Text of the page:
We took an hour break, and most of us gathered in the museum's cafe/gift shop, where we chatted about our various backgrounds and reasons for wanting to take the class. When we returned, Eve gave us another quick demo, this one on doing contour and gesture drawings, which would come in handy when we wanted to add people to our travel sketches. Since most of us would not have the time, skill or even the desire, to do detailed portraits of people whilst traveling, the trick would be to learn how to do lightning-fast sketches that just give the idea of people sitting in cafes , playing in the park or whatever - thus, gesture drawings. We took turns posing on the model stand while the other students sketched us, then spent the rest of the time sketching and coloring the little finds we had brought back from the lagoon. Never has a day gone by so quickly!

On Sunday, our class didn't begin until 1:00. I was dying to practice my sketching, so I headed out early and stopped for lunch at Mama Fu's, a great little Asian bistro at the Southpark Meadows shopping center in S. Austin (I drool at the thought of their sesame encrusted seared Ahi tuna dishes). Since Mama Fu's, along with several other cafes and an Amy's Ice Cream, all back up to a central playground, and each has outdoor dining, I figured it would be the perfect place to practice some people sketching. Unfortunately, I learned an important lesson. Since I had found it difficult to complete my gesture drawings in class, given that each pose only lasted a couple of minutes, imagine trying to sketch kids who never stand still for even 2 seconds. Not ever! Fortunately, the tuna and potstickers alone were worth the trip.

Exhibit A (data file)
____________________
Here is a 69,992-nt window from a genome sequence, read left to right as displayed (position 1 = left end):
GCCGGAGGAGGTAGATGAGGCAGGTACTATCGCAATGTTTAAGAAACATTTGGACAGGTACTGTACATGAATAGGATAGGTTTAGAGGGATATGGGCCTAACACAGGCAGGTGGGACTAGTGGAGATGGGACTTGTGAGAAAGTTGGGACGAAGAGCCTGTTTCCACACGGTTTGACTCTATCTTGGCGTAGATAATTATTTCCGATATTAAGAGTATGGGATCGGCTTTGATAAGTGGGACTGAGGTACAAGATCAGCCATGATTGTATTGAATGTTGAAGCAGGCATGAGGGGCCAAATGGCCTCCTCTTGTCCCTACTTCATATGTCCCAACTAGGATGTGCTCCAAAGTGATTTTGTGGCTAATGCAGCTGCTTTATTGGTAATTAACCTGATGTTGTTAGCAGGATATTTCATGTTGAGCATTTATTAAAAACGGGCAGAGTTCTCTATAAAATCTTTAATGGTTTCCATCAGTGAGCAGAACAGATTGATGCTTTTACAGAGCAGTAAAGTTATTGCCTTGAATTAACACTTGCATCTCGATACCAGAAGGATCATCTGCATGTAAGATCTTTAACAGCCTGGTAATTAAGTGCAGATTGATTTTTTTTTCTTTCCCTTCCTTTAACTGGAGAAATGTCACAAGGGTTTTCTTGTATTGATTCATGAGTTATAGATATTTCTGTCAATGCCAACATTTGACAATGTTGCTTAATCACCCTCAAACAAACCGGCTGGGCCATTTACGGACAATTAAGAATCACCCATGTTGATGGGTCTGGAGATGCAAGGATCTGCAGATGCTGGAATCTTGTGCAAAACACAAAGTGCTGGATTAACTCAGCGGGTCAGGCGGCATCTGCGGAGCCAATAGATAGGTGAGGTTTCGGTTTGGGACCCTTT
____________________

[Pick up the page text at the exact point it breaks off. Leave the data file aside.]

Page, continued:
That afternoon Eve gave us a few pointers on perspective (my biggest challenge), then we strolled up to the villa and spent the afternoon sketching architectural details inside. Now I can hardly wait for the fall classes to be posted, so I can decide what I want to enroll in next. I am taking away two very important gifts from this adventure. First, I've finally realized just how silly it was to feel like I needed to be an accomplished artist before I could take an art class. Isn't that what they are for? To learn? Second, and probably even more important, I learned how very critical it is to be cautious when you go about gathering leaves and twigs, otherwise you just might end up with poison ivy in places you can't even talk about. Bummer.

Monday, July 21, 2008


I know just how Napoleon felt, as he headed off to Elba. I'm on my way to Dallas this morning to take care of my mom while my sister is in the hospital having a knee replaced (different sister from last time), and then to take care of both of them for at least a week after Carolyn gets home. It's not that I don't enjoy being with my family, it's just that it's hard being away from home for that long: no swimming in the Blue Hole, no Meeting of the Muses, leaving my right arm behind (my Mac), no herbs to cook with, lots of dead plants when I get back..... I should be able to get on my sister's computer and check messages, maybe even add a few ramblings to the blog, but there will be no accessing my photos or any new finds to write about. Finding comments from you guys will be the highlight of my poor, sad, lonely days (hint, hint, wink, wink), so keep in touch!